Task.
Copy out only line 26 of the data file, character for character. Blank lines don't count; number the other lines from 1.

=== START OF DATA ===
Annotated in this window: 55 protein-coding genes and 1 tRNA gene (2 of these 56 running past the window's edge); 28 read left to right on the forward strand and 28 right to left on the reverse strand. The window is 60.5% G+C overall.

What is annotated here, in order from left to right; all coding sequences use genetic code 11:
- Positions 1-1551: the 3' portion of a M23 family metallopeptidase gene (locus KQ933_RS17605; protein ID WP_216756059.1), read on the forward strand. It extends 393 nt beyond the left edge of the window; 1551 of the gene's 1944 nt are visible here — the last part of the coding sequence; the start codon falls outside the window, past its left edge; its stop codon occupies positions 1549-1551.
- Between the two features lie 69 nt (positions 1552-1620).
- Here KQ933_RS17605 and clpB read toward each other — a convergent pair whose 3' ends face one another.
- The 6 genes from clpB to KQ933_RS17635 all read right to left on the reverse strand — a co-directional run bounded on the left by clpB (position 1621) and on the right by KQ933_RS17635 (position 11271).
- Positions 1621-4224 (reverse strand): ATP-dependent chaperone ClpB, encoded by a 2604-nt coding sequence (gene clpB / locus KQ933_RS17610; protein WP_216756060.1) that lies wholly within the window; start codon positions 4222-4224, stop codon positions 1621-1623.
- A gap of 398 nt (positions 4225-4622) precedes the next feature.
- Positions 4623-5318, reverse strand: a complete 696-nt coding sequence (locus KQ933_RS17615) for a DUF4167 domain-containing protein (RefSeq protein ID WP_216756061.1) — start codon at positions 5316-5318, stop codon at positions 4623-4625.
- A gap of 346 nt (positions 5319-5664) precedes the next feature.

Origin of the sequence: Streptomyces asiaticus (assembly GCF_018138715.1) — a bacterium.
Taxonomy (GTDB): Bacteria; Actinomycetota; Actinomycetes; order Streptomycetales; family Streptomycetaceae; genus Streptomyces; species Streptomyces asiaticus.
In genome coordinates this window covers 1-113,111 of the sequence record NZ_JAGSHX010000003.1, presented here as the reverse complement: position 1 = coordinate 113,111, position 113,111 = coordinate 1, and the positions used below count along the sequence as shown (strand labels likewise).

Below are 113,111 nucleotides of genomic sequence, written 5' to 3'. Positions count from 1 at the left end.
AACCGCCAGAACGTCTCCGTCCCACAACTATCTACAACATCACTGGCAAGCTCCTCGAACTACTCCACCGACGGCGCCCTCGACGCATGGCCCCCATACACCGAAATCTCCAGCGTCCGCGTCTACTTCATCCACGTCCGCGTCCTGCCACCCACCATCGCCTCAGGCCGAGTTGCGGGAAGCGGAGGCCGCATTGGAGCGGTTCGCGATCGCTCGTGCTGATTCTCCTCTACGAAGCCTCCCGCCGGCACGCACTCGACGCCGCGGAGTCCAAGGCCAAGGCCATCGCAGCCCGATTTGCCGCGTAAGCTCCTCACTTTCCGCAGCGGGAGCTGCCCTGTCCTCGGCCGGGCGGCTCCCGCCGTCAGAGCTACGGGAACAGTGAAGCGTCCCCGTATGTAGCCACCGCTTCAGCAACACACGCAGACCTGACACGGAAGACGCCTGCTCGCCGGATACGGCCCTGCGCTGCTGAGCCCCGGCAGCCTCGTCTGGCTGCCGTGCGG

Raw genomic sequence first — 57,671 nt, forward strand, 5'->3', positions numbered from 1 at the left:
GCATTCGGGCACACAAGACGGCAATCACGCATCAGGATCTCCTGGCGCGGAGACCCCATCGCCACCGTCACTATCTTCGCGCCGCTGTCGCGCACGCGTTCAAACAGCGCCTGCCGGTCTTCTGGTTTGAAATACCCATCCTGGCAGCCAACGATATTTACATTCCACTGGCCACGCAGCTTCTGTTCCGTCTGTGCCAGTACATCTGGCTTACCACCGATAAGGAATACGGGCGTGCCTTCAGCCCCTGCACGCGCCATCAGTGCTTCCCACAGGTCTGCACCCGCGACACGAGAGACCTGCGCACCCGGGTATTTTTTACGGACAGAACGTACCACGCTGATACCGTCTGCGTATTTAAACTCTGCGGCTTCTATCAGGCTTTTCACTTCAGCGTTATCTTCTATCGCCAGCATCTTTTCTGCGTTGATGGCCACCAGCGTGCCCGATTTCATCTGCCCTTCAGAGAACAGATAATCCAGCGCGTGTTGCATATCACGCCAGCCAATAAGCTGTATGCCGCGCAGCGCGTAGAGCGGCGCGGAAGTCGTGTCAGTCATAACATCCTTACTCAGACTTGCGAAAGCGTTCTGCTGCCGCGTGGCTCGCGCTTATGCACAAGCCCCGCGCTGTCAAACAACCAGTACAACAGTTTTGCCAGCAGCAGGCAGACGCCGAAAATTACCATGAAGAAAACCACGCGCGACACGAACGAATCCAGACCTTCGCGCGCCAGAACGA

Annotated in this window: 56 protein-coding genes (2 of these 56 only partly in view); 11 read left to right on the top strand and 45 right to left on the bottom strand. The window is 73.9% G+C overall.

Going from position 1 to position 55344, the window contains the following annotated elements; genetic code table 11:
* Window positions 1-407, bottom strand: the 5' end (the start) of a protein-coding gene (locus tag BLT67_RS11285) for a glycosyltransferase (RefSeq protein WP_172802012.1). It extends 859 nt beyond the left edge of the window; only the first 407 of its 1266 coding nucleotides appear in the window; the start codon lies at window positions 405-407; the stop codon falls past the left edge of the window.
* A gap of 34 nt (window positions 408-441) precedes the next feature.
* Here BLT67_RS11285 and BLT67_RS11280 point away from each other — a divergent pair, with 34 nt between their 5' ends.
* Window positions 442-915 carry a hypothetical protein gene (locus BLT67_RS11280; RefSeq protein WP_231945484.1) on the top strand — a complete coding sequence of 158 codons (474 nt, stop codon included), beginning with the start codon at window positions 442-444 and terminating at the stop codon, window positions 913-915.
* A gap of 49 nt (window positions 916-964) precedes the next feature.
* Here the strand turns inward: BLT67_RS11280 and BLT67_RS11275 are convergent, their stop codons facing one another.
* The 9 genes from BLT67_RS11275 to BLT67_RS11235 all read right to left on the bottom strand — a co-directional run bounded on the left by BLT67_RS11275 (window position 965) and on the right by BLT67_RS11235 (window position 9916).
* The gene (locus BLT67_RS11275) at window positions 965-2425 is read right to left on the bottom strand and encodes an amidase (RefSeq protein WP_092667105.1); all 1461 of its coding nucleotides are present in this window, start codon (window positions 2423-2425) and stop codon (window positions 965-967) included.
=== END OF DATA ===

* The 9 genes from BLT67_RS11275 to BLT67_RS11235 all read right to left on the bottom strand — a co-directional run bounded on the left by BLT67_RS11275 (window position 965) and on the right by BLT67_RS11235 (window position 9916).